In the fifth edition of the “Unstoppable Wasp” comic, protagonist Nadia Van Dyne (known as the Unstoppable Wasp in superhero form) comes to terms with her mental illness.
Jeremy Whitley, writer of “Unstoppable Wasp,” said it was important to him and his editor to represent mental illness in a superhero’s life — particularly because in the past, comics have often associated mental illness with villains. …
Continue reading Juliette Virzi’s article at The Mighty.
This article from The Mightydiscusses Nadia’s Bipolar Disorder. It also includes links to other articles about fictional characters dealing with mental health issues.
In Issue No. 5 of the Unstoppable Wasp, which arrives in comic stores on Wednesday, the title hero comes to a realization: “I need help. I think I’m bipolar … and I don’t think I can handle this alone.”
I got a chance to discuss The Unstoppable Wasp, and specifically, Nadia’s bipolar diagnosis, with Marvel.com.
Since the very beginning, Marvel Comics has presented its Super Heroes as, above all else, people.
Matt Murdock manages his blindness, Bruce Banner copes with his anger, and Charles Xavier contends with his paralysis while, concurrently, Daredevil protects Hell’s Kitchen, the Hulk smashes Super Villains, and Professor X leads a school of gifted youngsters.
While these characteristics are what help make our heroes human, they do not define them or weaken them; they’re simply a part of who they are.
In the same way, today’s UNSTOPPABLE WASP #5 sees its eponymous hero at a crossroads in her life. As Nadia Van Dyne encounters her mental illness for the first time, she and the Agents of G.I.R.L. grapple with its powerful effects while never losing sight of their love for—and responsibilities to—themselves and each other.
Heroic Girls: One of the core ideas of Heroic Girls is that by providing better and more varied role models for girls, pop culture can have a positive impact on the real world. Looking over your body of work, is it safe to say that you share that belief?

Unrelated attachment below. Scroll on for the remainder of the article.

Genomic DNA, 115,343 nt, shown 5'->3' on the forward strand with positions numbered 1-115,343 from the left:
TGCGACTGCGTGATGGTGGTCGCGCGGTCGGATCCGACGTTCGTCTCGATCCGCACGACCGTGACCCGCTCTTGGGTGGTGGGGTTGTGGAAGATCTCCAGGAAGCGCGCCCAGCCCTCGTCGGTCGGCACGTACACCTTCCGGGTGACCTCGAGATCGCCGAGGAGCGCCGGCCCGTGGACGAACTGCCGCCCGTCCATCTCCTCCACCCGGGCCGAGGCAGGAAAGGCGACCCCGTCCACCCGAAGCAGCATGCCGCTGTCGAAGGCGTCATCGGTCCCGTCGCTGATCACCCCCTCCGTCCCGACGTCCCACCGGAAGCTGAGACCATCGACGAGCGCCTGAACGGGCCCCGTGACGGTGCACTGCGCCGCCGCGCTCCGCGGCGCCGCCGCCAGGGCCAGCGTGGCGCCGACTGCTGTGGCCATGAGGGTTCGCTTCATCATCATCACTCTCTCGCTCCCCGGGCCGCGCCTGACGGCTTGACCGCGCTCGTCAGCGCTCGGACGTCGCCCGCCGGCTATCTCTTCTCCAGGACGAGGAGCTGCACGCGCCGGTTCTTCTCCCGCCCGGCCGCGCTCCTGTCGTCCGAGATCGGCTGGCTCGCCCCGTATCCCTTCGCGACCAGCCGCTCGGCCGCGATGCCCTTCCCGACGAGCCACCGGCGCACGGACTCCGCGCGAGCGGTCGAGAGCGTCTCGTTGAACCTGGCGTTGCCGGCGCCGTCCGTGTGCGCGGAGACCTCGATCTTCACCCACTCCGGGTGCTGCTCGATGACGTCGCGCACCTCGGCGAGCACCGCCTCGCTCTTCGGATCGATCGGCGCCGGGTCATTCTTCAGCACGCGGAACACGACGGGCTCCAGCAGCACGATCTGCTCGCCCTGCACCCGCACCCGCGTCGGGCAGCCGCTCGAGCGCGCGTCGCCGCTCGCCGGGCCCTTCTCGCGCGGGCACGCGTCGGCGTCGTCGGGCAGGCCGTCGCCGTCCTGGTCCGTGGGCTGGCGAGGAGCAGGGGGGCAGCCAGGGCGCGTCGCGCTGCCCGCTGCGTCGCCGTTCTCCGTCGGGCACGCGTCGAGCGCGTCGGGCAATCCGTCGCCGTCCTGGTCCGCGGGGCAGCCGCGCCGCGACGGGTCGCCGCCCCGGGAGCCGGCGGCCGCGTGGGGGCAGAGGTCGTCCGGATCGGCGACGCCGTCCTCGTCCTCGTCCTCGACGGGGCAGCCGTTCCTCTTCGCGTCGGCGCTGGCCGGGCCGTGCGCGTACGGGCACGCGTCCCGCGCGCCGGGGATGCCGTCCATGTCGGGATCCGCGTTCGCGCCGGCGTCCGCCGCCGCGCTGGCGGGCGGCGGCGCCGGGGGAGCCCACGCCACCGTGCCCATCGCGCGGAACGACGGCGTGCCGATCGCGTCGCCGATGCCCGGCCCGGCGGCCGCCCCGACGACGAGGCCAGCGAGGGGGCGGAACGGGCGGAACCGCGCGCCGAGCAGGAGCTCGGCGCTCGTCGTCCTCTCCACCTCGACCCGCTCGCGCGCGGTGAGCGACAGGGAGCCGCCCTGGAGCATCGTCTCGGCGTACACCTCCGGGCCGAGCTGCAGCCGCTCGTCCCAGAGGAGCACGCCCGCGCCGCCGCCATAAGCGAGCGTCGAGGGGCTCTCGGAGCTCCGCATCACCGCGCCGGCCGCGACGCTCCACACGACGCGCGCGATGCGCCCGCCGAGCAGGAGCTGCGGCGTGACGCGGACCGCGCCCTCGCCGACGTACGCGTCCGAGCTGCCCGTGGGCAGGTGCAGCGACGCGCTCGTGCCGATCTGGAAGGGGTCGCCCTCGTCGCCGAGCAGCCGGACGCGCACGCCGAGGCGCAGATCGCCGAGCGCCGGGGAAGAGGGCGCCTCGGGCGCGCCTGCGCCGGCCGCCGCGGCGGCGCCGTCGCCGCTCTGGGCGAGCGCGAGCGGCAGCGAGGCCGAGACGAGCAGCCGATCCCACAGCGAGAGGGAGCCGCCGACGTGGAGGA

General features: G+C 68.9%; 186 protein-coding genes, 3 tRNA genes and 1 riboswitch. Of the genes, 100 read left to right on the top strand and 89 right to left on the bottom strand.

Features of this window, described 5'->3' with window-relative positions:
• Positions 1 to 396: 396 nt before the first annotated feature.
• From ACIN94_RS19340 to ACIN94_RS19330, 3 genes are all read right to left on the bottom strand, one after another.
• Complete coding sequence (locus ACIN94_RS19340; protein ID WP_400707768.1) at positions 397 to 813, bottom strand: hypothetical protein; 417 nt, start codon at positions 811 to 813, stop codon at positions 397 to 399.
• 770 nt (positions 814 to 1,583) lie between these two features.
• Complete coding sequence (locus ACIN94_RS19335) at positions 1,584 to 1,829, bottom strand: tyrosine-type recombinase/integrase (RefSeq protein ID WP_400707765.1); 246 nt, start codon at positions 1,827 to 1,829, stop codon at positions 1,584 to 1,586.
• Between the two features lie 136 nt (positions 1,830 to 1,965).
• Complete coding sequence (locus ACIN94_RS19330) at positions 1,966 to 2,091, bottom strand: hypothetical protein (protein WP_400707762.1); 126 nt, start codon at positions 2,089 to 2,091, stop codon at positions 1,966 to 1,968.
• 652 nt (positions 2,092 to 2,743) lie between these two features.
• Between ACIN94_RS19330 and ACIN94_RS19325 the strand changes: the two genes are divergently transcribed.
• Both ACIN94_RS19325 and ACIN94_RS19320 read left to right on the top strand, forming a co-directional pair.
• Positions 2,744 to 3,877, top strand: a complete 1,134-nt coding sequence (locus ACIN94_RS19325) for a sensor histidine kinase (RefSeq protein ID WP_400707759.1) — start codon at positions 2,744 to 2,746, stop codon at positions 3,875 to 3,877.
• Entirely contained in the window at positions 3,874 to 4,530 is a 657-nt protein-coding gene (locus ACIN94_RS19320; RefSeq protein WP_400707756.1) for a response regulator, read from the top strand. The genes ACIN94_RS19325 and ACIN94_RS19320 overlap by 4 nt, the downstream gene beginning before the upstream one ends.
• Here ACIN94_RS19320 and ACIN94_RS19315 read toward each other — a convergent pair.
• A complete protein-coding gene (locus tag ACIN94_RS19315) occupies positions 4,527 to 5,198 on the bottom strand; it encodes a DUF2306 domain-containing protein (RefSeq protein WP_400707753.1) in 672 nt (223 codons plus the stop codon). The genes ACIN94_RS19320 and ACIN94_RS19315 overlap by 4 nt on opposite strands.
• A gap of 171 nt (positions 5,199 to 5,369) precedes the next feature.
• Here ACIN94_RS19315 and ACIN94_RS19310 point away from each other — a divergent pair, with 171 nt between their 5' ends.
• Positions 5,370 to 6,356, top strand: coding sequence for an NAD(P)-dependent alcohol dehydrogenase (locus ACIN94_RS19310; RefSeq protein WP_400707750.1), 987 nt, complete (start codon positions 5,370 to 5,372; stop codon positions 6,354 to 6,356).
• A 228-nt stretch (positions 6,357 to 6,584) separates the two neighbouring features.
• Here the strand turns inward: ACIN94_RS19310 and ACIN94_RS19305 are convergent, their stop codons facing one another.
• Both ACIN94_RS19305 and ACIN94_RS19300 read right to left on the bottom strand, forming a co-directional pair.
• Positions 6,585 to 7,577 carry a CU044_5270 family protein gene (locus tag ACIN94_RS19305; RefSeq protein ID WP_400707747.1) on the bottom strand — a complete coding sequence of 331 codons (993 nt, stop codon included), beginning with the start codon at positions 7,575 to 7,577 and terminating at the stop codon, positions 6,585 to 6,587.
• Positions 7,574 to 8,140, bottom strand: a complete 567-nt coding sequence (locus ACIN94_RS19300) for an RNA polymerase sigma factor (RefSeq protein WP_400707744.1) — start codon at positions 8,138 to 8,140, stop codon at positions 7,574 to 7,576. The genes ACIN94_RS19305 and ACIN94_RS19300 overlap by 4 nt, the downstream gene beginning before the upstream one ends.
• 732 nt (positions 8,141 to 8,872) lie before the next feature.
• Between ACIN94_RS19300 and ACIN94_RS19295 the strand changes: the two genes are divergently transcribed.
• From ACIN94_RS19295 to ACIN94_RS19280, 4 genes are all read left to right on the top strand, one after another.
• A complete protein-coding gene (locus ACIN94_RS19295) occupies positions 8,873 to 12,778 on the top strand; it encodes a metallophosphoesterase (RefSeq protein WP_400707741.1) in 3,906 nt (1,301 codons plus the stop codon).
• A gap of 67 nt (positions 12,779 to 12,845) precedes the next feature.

Jeremy Whitley: No doubt. That was part of my motivation for creating Princeless in the first place. I was looking to create a comic with a heroine whom my daughter could see her self in. Adrienne is a princess, but she is also a warrior. She doesn’t need a prince to save her. Unstoppable Wasp as a book had largely the same mission statement. We had Nadia and Janet (the original Wasp), but we also introduced a cast of other girl geniuses that reflected the real world population of New York City. We have Taina (our Puerto Rican engineer and robot maker), Shay (our African-American physicist), Ying (our Chinese chemist), and Priya (our Indian American botanist). The group reflects both a diversity of experiences and a diversity of expertise. Everybody is a bit different, but they have two shared passions: science and saving the world.
Marcotte, John. “Interview: The Unstoppable Wasp’s Jeremy Whitley”. Heroic Girls. 8 Jan. 2019
Whitley once again delivers another comic full of spunk and fun. The banter entertained, and the action was engaging. All of the characters sport their own personalities. Even the most underappreciated avenger, Jarvis, returns to teach Nadia how to drive. The art by Gurihiru pops with vibrant colors and cool designs. The letters by Joe Caramanga suit the tone of the comic perfectly.
Verdict: Buy! This comic was the best thing I read this week, maybe this month. Whitley is doing even better than last time, and this series is top shelf quality. Buy it, read it, and when you finish it, give it to someone else. This comic is the perfect gift for boys and girls of all ages.
KrisK. “The Unstoppable Wasp #1 – Review” Talking Comics. 19 October 2018.